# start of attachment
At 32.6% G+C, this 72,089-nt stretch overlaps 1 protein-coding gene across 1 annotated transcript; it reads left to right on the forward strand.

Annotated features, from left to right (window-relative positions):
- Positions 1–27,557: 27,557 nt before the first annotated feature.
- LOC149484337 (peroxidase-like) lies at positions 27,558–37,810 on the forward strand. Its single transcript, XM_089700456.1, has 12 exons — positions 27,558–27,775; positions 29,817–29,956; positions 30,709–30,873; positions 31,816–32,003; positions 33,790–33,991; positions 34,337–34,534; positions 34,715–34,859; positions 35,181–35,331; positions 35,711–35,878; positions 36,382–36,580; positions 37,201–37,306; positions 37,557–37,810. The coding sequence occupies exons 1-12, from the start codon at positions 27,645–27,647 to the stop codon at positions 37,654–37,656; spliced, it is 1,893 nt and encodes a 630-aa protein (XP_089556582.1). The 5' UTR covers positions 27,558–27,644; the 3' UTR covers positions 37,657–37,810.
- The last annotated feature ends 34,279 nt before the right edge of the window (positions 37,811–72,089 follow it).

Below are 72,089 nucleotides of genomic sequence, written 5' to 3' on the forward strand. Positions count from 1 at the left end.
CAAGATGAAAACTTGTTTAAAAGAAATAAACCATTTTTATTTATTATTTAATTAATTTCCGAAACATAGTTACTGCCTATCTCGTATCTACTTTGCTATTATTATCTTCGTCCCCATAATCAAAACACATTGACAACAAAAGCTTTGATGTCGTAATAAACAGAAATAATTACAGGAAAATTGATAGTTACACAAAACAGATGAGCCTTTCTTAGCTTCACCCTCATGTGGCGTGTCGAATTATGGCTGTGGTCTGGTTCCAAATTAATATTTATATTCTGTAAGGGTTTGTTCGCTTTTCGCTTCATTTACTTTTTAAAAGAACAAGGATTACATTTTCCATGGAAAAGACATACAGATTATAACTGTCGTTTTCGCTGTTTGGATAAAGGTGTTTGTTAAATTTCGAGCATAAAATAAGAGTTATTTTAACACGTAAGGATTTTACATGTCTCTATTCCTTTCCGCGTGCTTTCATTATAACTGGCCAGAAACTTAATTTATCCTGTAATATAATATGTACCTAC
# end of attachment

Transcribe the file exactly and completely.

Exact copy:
At 32.6% G+C, this 72,089-nt stretch overlaps 1 protein-coding gene across 1 annotated transcript; it reads left to right on the forward strand.

Annotated features, from left to right (window-relative positions):
- Positions 1–27,557: 27,557 nt before the first annotated feature.
- LOC149484337 (peroxidase-like) lies at positions 27,558–37,810 on the forward strand. Its single transcript, XM_089700456.1, has 12 exons — positions 27,558–27,775; positions 29,817–29,956; positions 30,709–30,873; positions 31,816–32,003; positions 33,790–33,991; positions 34,337–34,534; positions 34,715–34,859; positions 35,181–35,331; positions 35,711–35,878; positions 36,382–36,580; positions 37,201–37,306; positions 37,557–37,810. The coding sequence occupies exons 1-12, from the start codon at positions 27,645–27,647 to the stop codon at positions 37,654–37,656; spliced, it is 1,893 nt and encodes a 630-aa protein (XP_089556582.1). The 5' UTR covers positions 27,558–27,644; the 3' UTR covers positions 37,657–37,810.
- The last annotated feature ends 34,279 nt before the right edge of the window (positions 37,811–72,089 follow it).

Below are 72,089 nucleotides of genomic sequence, written 5' to 3' on the forward strand. Positions count from 1 at the left end.
CAAGATGAAAACTTGTTTAAAAGAAATAAACCATTTTTATTTATTATTTAATTAATTTCCGAAACATAGTTACTGCCTATCTCGTATCTACTTTGCTATTATTATCTTCGTCCCCATAATCAAAACACATTGACAACAAAAGCTTTGATGTCGTAATAAACAGAAATAATTACAGGAAAATTGATAGTTACACAAAACAGATGAGCCTTTCTTAGCTTCACCCTCATGTGGCGTGTCGAATTATGGCTGTGGTCTGGTTCCAAATTAATATTTATATTCTGTAAGGGTTTGTTCGCTTTTCGCTTCATTTACTTTTTAAAAGAACAAGGATTACATTTTCCATGGAAAAGACATACAGATTATAACTGTCGTTTTCGCTGTTTGGATAAAGGTGTTTGTTAAATTTCGAGCATAAAATAAGAGTTATTTTAACACGTAAGGATTTTACATGTCTCTATTCCTTTCCGCGTGCTTTCATTATAACTGGCCAGAAACTTAATTTATCCTGTAATATAATATGTACCTAC